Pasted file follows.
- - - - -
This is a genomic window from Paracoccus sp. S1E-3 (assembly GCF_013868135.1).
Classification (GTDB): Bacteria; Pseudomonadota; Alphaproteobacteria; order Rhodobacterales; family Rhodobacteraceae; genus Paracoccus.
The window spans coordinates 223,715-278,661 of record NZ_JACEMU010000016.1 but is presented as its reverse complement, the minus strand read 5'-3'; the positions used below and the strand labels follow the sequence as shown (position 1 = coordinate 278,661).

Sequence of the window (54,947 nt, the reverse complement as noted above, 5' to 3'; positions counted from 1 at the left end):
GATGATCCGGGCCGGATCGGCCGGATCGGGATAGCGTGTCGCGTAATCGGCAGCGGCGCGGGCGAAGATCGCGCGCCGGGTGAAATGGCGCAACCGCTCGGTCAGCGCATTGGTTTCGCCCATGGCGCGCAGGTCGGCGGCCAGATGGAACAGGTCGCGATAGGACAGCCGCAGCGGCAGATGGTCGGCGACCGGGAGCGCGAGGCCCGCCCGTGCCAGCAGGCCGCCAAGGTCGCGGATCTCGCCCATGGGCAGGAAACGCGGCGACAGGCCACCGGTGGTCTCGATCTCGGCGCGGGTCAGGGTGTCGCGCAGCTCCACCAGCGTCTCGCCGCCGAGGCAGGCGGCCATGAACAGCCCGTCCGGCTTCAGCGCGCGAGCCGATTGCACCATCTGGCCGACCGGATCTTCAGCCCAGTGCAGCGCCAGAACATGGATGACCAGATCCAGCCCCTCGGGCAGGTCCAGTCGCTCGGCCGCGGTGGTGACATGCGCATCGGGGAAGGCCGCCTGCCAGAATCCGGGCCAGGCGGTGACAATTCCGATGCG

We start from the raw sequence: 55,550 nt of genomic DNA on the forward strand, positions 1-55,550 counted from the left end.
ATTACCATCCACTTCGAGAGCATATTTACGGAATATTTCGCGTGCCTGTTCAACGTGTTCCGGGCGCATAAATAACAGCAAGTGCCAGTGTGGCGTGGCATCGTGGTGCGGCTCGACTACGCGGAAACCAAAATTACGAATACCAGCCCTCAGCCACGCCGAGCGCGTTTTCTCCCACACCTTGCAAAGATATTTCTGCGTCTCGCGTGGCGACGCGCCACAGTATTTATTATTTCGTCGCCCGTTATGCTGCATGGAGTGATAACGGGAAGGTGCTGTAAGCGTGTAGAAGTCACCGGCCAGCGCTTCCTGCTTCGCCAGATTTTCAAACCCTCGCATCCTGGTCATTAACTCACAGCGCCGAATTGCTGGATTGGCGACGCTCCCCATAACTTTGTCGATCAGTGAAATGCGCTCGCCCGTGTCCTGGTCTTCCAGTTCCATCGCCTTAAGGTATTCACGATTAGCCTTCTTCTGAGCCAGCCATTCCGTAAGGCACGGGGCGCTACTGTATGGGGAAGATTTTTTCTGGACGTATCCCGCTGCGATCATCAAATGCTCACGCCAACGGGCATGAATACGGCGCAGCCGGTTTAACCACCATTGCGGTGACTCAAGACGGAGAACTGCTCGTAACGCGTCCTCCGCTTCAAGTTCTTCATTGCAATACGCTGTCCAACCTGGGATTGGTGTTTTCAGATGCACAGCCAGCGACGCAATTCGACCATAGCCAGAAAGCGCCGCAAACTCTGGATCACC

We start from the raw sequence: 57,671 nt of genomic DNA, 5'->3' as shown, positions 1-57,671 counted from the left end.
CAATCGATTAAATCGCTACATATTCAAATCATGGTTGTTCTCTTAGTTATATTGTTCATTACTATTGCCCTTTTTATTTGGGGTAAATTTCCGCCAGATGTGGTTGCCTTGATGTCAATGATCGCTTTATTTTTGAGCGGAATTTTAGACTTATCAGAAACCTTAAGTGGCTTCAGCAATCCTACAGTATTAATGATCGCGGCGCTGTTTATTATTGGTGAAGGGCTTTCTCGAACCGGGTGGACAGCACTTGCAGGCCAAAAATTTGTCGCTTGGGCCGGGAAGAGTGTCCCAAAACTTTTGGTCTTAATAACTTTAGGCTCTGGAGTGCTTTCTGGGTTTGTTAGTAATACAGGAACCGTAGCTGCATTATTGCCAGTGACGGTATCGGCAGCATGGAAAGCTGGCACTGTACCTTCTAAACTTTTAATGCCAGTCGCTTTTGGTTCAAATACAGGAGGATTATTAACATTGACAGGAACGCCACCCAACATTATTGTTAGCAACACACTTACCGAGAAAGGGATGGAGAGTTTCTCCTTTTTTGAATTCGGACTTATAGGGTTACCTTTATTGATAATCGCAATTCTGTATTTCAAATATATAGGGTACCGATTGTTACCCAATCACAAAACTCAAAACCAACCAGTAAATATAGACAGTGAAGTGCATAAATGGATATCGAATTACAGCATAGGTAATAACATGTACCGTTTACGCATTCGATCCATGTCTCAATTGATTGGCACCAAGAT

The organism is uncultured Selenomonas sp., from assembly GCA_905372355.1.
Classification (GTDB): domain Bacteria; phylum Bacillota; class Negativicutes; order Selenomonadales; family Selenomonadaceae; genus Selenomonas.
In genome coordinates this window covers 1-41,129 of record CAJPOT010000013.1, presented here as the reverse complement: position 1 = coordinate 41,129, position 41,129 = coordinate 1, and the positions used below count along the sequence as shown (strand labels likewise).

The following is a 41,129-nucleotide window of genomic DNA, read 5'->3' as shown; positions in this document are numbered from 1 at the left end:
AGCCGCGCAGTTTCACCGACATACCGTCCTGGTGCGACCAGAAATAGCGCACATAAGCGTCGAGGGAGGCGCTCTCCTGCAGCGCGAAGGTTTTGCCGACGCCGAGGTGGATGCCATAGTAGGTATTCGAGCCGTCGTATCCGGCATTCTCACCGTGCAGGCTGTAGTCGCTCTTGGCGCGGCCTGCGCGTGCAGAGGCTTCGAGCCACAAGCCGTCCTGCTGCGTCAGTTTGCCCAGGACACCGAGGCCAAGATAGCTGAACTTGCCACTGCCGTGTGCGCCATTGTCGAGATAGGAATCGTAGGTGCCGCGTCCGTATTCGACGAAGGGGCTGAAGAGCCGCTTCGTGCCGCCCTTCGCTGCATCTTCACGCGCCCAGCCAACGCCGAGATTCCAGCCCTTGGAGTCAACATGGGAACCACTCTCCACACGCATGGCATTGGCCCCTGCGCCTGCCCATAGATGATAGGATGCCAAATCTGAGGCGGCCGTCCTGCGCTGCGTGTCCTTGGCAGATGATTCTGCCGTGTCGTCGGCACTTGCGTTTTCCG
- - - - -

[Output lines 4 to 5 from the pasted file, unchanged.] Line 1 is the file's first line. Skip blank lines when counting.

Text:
Sequence of the window (54,947 nt, the reverse complement as noted above, 5' to 3'; positions counted from 1 at the left end):
GATGATCCGGGCCGGATCGGCCGGATCGGGATAGCGTGTCGCGTAATCGGCAGCGGCGCGGGCGAAGATCGCGCGCCGGGTGAAATGGCGCAACCGCTCGGTCAGCGCATTGGTTTCGCCCATGGCGCGCAGGTCGGCGGCCAGATGGAACAGGTCGCGATAGGACAGCCGCAGCGGCAGATGGTCGGCGACCGGGAGCGCGAGGCCCGCCCGTGCCAGCAGGCCGCCAAGGTCGCGGATCTCGCCCATGGGCAGGAAACGCGGCGACAGGCCACCGGTGGTCTCGATCTCGGCGCGGGTCAGGGTGTCGCGCAGCTCCACCAGCGTCTCGCCGCCGAGGCAGGCGGCCATGAACAGCCCGTCCGGCTTCAGCGCGCGAGCCGATTGCACCATCTGGCCGACCGGATCTTCAGCCCAGTGCAGCGCCAGAACATGGATGACCAGATCCAGCCCCTCGGGCAGGTCCAGTCGCTCGGCCGCGGTGGTGACATGCGCATCGGGGAAGGCCGCCTGCCAGAATCCGGGCCAGGCGGTGACAATTCCGATGCG